-No Integrated 3G/4G options

Lastly, STOP COMPARING IT TO A NETBOOK!  I’ve owned several netbooks and even ‘pimped’ them out (added a touchscreen to my MSI Wind and 4GB RAM, 500GB HDD) and when it comes down to it you get a very underwhelming experience.  Windows 7 isn’t really made for the specs that most netbooks have and the Atom CPU is below a Celeron in specs.  Its made for energy efficiency and battery life and not processing power.  The U9600/U9400 CPUs in the Air get about twice the score on most CPU benchmarks and the same can be said on 3DMark2006 when the Air is running an OS it wasn’t designed to be ran on.  So in that perspective, the Air’s price really is on par with what a netbooks price and performance is (2x performance of a netbook, 2x the price).

Seamonkey Recommends It!

Price is a bit high but you pay for what you get, a $300 laptop is a $300 laptop as the $999+ Air is a $999 laptop.  This laptop isn’t for everyone but if you want an ultraportable laptop that runs OS X Snow Leopard then this is your laptop.  Its nearly instant on/off times and performance for most non video intensive/gaming tasks make it a sell to any traveler or blogger or student that needs a full laptop but not the weight and bulk.



System Results CPU Test Thread Test Memory Test
MBP13 Test 1 145.34 161.11 258.64 185.68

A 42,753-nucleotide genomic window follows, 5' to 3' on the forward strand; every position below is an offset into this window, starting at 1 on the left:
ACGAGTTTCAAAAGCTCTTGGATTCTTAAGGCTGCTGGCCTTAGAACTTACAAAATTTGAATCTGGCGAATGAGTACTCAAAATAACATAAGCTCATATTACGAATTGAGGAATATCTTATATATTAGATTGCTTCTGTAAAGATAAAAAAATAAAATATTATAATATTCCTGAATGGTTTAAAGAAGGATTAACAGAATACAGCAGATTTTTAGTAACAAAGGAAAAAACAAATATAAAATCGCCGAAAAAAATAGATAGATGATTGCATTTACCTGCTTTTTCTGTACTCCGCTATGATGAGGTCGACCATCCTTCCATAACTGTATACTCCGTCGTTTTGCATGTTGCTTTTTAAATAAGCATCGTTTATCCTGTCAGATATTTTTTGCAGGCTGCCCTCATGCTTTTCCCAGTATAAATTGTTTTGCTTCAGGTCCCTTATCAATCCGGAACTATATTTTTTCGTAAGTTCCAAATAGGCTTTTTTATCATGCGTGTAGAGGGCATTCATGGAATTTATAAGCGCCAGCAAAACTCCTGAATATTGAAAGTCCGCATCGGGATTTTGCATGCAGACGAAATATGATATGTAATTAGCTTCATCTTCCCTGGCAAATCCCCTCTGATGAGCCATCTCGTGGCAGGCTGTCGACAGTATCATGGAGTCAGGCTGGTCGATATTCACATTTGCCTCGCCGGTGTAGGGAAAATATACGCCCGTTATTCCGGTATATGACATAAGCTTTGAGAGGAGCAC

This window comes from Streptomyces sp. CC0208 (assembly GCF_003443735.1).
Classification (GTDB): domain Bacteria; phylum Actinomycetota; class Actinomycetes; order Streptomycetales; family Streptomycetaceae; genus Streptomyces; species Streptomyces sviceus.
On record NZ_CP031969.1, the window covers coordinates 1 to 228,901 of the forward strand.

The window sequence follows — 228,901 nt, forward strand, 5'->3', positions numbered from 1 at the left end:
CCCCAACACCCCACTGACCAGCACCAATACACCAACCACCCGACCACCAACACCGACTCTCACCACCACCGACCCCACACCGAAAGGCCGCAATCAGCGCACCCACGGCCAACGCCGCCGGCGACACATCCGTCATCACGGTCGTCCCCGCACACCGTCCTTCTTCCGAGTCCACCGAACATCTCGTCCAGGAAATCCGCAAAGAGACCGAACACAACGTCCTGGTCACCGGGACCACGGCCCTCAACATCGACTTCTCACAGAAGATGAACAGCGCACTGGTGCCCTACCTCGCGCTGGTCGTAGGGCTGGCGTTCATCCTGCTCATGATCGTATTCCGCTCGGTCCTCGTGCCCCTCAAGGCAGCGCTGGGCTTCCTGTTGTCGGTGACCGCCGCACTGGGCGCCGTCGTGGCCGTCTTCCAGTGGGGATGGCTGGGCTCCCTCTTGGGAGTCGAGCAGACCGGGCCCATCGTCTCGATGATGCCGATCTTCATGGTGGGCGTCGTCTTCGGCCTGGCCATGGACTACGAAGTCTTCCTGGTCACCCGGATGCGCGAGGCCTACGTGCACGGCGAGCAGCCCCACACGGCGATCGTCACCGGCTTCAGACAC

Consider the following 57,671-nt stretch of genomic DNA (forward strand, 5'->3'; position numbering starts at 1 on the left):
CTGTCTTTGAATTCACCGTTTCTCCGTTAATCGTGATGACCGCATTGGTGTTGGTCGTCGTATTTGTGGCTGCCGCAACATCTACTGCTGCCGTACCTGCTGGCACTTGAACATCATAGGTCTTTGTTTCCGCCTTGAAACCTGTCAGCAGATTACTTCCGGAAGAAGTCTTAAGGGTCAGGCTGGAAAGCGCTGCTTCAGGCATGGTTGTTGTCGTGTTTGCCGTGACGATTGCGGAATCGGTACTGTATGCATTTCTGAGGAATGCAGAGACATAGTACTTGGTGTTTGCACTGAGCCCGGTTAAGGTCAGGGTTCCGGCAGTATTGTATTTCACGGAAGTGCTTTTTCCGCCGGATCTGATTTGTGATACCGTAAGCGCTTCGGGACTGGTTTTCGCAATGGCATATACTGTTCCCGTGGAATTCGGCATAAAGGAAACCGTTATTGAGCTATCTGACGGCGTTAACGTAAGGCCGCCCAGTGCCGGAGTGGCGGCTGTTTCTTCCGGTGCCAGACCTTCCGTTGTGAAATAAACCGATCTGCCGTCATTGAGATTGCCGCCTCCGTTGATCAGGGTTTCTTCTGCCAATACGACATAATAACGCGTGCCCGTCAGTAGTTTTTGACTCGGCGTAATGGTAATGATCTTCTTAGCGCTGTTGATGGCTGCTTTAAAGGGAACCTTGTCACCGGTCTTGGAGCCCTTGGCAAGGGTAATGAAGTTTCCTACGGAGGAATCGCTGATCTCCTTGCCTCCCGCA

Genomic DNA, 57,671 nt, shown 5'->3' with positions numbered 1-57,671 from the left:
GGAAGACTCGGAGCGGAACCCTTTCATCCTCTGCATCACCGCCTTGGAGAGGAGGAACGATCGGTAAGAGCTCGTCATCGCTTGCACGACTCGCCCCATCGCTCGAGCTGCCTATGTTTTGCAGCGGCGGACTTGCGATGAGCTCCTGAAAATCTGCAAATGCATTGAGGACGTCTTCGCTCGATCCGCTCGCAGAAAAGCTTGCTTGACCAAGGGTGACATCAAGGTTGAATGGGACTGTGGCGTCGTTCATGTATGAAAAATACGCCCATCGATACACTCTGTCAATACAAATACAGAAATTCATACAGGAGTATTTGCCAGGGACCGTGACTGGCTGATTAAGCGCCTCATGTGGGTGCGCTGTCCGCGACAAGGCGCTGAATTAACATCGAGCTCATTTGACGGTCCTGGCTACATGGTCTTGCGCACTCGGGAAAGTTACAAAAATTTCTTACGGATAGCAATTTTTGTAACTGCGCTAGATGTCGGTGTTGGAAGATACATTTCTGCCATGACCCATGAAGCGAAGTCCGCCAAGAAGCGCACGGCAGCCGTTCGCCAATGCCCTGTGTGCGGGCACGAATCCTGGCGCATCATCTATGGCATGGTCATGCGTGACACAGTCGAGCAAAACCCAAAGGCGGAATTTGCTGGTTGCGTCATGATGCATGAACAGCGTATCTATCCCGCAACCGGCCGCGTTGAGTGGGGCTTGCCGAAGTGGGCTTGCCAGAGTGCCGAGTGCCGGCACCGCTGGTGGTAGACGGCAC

MBP13 Test 2 137.22 158.96 230.18 183.69
MBA11 Test 1 136.13 108.79 168.93 148.85
MBA11 Test 2 140.77 110.82 209.17 147.49
MBP13 Avg 141.28 160.04 244.41 184.69
MBA11 Avg 138.45 109.81 189.05 148.17
System Quartz Graphics Test OpenGL Graphics Test User Interface Test Disk Test
MBP13 Test 1 177.82 156.44 291.04 57.96
MBP13 Test 2 177.27 156.90 288.54 51.40
MBA11 Test 1 115.83 104.71 138.51 238.78
MBA11 Test 2 116.78 105.48 143.48 242.22
MBP13 Avg 177.55 156.67 289.79 54.68
MBA11 Avg 116.31 105.10 141.00 240.50


System Score Integer Performance Floating Point Performance Memory Performance Stream Performance
MBP13 Test 1 3239 2613 4674 2540 1813
MBP13 Test 2 3254 2631 4695 2543 1819
MBA11 Test 1 2295 1799 3225 1924 1526
MBA11 Test 2 2254 1765 3192 1858 1480
MBP13 Avg 3247 2622 4685 2542 1816
MBA11 Avg 2275 1782 3209 1891 1503


System GT1 – Return to Proxycon GT2 0 – Firefly Forest CPU1 – Red Valley
MBP13 Win7 (Boot Camp) 5.5 7.3 0.6
MBP13 Win7 (Boot Camp) 5.5 7.3 0.6
MBP13 VMWare Win7 1.5 1.4 0.3
MBP13 VMWare Win7 1.7 1.5 0.3
MBA11 Win7 (Boot Camp) 14.1 13.9 0.5